Capturing the energy of the Sun efficiently is no small task, but researchers at MIT say they’ve made a huge solar leap. The team has developed a novel technology by inserting a two-layer absorber-emitter device between sunlight and a photovoltaic cell that collects energy from a broad-spectrum of sunlight, which heats up in the process. The novel materials include carbon nanotubes and photonic crystals. In the past, silicon based products have been used but they aren’t very efficient as they miss many wavelengths of light. The new technology using sunlight to heat high-temperature material whose infrared radiation would then be collected by the PV cell could possibly produce an over 80% efficiency as opposed to the traditional 33.7% efficiency. The energy collected from this method could be stored and then later converted to electricity.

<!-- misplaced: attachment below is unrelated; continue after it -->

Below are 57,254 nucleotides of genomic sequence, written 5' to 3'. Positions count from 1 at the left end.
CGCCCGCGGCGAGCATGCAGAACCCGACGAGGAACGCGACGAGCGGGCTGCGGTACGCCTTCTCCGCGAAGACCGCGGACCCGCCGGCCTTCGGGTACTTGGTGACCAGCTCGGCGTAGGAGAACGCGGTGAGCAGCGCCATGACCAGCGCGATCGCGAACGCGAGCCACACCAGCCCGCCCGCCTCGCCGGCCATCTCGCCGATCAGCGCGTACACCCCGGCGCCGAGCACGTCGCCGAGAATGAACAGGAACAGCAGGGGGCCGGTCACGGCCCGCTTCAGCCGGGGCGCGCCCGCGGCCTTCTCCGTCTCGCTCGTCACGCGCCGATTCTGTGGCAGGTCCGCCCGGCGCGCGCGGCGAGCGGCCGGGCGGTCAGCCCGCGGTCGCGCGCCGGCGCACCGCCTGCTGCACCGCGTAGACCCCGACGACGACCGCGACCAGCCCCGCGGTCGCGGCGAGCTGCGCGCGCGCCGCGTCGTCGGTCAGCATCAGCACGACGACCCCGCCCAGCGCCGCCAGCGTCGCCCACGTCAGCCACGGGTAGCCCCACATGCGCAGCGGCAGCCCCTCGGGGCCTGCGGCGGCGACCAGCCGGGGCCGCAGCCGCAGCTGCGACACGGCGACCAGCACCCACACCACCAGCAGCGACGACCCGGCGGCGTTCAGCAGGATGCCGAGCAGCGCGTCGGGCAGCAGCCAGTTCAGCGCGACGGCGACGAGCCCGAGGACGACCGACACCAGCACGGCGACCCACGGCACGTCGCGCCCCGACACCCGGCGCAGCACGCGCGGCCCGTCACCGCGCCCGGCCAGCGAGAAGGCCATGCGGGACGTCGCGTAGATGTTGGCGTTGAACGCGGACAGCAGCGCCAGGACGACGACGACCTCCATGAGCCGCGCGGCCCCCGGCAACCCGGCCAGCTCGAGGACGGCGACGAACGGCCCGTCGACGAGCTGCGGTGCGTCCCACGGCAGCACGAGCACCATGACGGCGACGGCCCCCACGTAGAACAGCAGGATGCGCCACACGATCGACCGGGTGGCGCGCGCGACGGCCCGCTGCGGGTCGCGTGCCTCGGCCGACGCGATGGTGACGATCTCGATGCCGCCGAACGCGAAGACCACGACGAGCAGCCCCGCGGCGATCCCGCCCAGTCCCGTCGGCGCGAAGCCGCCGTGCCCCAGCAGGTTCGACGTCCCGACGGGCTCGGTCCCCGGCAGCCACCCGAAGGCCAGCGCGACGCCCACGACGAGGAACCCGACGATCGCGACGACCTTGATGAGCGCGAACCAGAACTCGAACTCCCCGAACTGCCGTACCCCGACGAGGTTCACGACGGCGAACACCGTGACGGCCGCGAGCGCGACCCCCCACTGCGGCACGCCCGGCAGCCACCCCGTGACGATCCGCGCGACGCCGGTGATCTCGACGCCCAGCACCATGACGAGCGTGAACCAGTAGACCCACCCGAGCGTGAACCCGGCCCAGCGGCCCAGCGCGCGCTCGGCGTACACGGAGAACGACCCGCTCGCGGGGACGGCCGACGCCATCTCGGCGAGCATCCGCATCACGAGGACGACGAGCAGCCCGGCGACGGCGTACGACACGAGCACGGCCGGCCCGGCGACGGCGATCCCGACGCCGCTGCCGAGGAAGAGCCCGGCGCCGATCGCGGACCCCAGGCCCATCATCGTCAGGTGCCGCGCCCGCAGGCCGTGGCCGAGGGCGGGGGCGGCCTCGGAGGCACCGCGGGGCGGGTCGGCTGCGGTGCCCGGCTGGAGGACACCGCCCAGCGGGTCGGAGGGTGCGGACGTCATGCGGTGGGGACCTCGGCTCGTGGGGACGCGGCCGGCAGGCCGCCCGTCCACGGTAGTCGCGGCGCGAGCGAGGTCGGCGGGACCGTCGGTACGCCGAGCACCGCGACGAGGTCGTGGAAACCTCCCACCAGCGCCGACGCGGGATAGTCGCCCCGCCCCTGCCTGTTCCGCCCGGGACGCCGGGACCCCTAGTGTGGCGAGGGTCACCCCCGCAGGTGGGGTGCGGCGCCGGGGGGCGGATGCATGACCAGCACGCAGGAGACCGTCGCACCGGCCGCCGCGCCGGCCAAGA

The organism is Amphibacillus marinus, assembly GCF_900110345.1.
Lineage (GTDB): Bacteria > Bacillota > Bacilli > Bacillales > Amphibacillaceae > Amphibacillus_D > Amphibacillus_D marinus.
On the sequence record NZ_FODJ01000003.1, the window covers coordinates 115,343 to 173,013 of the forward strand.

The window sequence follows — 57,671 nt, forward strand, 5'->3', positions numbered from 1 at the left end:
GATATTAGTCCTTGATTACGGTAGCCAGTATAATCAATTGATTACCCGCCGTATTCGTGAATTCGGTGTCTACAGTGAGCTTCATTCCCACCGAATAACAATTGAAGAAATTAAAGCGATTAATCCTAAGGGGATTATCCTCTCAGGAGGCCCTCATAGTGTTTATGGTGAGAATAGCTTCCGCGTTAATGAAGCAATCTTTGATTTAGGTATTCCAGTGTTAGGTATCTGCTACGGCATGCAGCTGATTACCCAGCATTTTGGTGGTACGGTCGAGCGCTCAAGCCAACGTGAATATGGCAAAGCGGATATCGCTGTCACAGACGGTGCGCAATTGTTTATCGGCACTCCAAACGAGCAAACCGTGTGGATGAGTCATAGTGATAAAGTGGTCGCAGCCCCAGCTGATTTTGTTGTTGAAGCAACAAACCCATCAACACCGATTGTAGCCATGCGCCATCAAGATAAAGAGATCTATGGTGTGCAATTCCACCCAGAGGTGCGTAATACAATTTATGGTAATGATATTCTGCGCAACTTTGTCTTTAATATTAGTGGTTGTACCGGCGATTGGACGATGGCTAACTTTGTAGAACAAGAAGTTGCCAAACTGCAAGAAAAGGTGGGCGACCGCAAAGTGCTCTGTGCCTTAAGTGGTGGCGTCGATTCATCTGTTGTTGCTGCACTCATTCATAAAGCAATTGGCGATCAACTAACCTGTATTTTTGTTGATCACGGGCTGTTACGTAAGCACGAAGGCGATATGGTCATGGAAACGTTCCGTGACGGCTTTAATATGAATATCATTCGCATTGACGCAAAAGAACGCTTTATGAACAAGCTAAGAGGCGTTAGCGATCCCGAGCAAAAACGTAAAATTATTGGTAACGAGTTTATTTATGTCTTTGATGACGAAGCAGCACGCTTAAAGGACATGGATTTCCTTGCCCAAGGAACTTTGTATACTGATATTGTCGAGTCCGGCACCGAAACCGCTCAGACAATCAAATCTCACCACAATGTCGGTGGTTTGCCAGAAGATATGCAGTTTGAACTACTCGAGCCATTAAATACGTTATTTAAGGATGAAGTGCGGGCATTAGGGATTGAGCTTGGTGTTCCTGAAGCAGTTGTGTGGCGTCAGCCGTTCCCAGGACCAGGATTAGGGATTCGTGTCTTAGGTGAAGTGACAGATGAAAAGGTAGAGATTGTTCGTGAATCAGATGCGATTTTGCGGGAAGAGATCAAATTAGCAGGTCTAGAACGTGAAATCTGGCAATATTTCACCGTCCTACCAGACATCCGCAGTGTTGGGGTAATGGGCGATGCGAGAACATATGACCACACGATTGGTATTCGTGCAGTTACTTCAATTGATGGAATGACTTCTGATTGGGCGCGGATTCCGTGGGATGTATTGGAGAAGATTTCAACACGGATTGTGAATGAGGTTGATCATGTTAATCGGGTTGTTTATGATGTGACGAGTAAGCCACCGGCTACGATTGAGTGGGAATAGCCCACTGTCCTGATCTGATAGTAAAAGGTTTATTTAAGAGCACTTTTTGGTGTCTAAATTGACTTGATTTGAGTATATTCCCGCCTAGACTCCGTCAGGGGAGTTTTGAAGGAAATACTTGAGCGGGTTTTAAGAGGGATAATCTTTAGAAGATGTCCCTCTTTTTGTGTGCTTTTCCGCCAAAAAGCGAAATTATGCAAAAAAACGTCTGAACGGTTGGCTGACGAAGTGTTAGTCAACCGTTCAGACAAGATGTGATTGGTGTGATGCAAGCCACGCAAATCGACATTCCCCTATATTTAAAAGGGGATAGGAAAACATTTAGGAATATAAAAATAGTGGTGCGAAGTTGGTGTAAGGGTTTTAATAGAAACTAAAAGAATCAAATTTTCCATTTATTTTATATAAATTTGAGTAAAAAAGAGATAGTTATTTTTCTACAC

[ Read the Article: Nanotubes Let Solar Cells Capture Heat And Light ]